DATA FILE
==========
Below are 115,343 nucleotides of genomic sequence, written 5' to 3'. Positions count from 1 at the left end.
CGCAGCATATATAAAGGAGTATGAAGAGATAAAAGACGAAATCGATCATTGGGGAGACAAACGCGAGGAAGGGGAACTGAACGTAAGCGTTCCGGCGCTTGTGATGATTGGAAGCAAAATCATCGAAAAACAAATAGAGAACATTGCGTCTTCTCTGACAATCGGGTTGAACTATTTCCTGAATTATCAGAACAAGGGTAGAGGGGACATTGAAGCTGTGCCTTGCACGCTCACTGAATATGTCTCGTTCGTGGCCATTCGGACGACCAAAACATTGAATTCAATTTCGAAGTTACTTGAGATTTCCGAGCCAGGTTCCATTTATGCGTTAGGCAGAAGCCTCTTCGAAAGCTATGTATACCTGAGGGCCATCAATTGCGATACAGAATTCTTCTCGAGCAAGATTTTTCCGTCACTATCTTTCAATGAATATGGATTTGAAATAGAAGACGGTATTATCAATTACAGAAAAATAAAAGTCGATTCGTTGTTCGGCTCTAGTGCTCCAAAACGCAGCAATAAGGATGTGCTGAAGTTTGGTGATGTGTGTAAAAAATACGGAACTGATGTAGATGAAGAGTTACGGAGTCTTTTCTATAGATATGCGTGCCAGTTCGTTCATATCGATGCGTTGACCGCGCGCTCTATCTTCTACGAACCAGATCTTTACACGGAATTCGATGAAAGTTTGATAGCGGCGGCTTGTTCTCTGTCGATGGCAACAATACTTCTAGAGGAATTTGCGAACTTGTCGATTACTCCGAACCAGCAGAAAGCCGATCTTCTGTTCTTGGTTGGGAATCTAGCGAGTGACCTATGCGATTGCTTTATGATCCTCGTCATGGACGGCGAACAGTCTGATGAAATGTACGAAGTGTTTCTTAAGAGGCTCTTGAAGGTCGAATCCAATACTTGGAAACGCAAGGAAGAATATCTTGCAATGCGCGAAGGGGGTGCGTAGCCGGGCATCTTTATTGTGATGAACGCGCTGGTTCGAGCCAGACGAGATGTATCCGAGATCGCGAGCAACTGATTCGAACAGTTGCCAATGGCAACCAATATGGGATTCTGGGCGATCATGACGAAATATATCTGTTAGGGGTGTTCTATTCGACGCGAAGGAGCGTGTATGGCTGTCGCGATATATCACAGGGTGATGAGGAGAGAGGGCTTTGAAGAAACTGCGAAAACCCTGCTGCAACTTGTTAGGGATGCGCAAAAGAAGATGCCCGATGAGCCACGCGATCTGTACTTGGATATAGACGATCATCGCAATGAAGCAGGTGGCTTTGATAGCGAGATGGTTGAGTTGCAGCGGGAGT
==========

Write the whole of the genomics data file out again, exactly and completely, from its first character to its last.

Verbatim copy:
Below are 115,343 nucleotides of genomic sequence, written 5' to 3'. Positions count from 1 at the left end.
CGCAGCATATATAAAGGAGTATGAAGAGATAAAAGACGAAATCGATCATTGGGGAGACAAACGCGAGGAAGGGGAACTGAACGTAAGCGTTCCGGCGCTTGTGATGATTGGAAGCAAAATCATCGAAAAACAAATAGAGAACATTGCGTCTTCTCTGACAATCGGGTTGAACTATTTCCTGAATTATCAGAACAAGGGTAGAGGGGACATTGAAGCTGTGCCTTGCACGCTCACTGAATATGTCTCGTTCGTGGCCATTCGGACGACCAAAACATTGAATTCAATTTCGAAGTTACTTGAGATTTCCGAGCCAGGTTCCATTTATGCGTTAGGCAGAAGCCTCTTCGAAAGCTATGTATACCTGAGGGCCATCAATTGCGATACAGAATTCTTCTCGAGCAAGATTTTTCCGTCACTATCTTTCAATGAATATGGATTTGAAATAGAAGACGGTATTATCAATTACAGAAAAATAAAAGTCGATTCGTTGTTCGGCTCTAGTGCTCCAAAACGCAGCAATAAGGATGTGCTGAAGTTTGGTGATGTGTGTAAAAAATACGGAACTGATGTAGATGAAGAGTTACGGAGTCTTTTCTATAGATATGCGTGCCAGTTCGTTCATATCGATGCGTTGACCGCGCGCTCTATCTTCTACGAACCAGATCTTTACACGGAATTCGATGAAAGTTTGATAGCGGCGGCTTGTTCTCTGTCGATGGCAACAATACTTCTAGAGGAATTTGCGAACTTGTCGATTACTCCGAACCAGCAGAAAGCCGATCTTCTGTTCTTGGTTGGGAATCTAGCGAGTGACCTATGCGATTGCTTTATGATCCTCGTCATGGACGGCGAACAGTCTGATGAAATGTACGAAGTGTTTCTTAAGAGGCTCTTGAAGGTCGAATCCAATACTTGGAAACGCAAGGAAGAATATCTTGCAATGCGCGAAGGGGGTGCGTAGCCGGGCATCTTTATTGTGATGAACGCGCTGGTTCGAGCCAGACGAGATGTATCCGAGATCGCGAGCAACTGATTCGAACAGTTGCCAATGGCAACCAATATGGGATTCTGGGCGATCATGACGAAATATATCTGTTAGGGGTGTTCTATTCGACGCGAAGGAGCGTGTATGGCTGTCGCGATATATCACAGGGTGATGAGGAGAGAGGGCTTTGAAGAAACTGCGAAAACCCTGCTGCAACTTGTTAGGGATGCGCAAAAGAAGATGCCCGATGAGCCACGCGATCTGTACTTGGATATAGACGATCATCGCAATGAAGCAGGTGGCTTTGATAGCGAGATGGTTGAGTTGCAGCGGGAGT